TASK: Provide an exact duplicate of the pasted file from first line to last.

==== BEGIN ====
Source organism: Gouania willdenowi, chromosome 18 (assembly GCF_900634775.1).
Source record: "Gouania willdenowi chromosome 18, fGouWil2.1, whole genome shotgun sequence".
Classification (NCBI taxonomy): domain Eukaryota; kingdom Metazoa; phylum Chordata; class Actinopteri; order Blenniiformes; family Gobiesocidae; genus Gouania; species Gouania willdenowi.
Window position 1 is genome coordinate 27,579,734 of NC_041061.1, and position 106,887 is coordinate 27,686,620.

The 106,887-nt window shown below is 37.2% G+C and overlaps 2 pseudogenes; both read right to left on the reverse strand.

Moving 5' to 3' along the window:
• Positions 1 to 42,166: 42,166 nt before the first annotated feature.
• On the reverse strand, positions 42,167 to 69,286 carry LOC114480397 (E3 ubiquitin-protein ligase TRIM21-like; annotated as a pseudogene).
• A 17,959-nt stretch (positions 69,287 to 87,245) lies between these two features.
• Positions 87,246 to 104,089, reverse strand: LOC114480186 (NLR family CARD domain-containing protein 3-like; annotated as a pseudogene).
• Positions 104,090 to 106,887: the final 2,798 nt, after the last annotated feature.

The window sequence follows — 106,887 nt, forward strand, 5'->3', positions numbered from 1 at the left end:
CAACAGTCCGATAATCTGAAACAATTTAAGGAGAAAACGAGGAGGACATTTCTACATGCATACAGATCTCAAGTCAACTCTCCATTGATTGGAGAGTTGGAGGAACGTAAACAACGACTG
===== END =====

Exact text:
Source organism: Gouania willdenowi, chromosome 18 (assembly GCF_900634775.1).
Source record: "Gouania willdenowi chromosome 18, fGouWil2.1, whole genome shotgun sequence".
Classification (NCBI taxonomy): domain Eukaryota; kingdom Metazoa; phylum Chordata; class Actinopteri; order Blenniiformes; family Gobiesocidae; genus Gouania; species Gouania willdenowi.
Window position 1 is genome coordinate 27,579,734 of NC_041061.1, and position 106,887 is coordinate 27,686,620.

The 106,887-nt window shown below is 37.2% G+C and overlaps 2 pseudogenes; both read right to left on the reverse strand.

Moving 5' to 3' along the window:
• Positions 1 to 42,166: 42,166 nt before the first annotated feature.
• On the reverse strand, positions 42,167 to 69,286 carry LOC114480397 (E3 ubiquitin-protein ligase TRIM21-like; annotated as a pseudogene).
• A 17,959-nt stretch (positions 69,287 to 87,245) lies between these two features.
• Positions 87,246 to 104,089, reverse strand: LOC114480186 (NLR family CARD domain-containing protein 3-like; annotated as a pseudogene).
• Positions 104,090 to 106,887: the final 2,798 nt, after the last annotated feature.

The window sequence follows — 106,887 nt, forward strand, 5'->3', positions numbered from 1 at the left end:
CAACAGTCCGATAATCTGAAACAATTTAAGGAGAAAACGAGGAGGACATTTCTACATGCATACAGATCTCAAGTCAACTCTCCATTGATTGGAGAGTTGGAGGAACGTAAACAACGACTG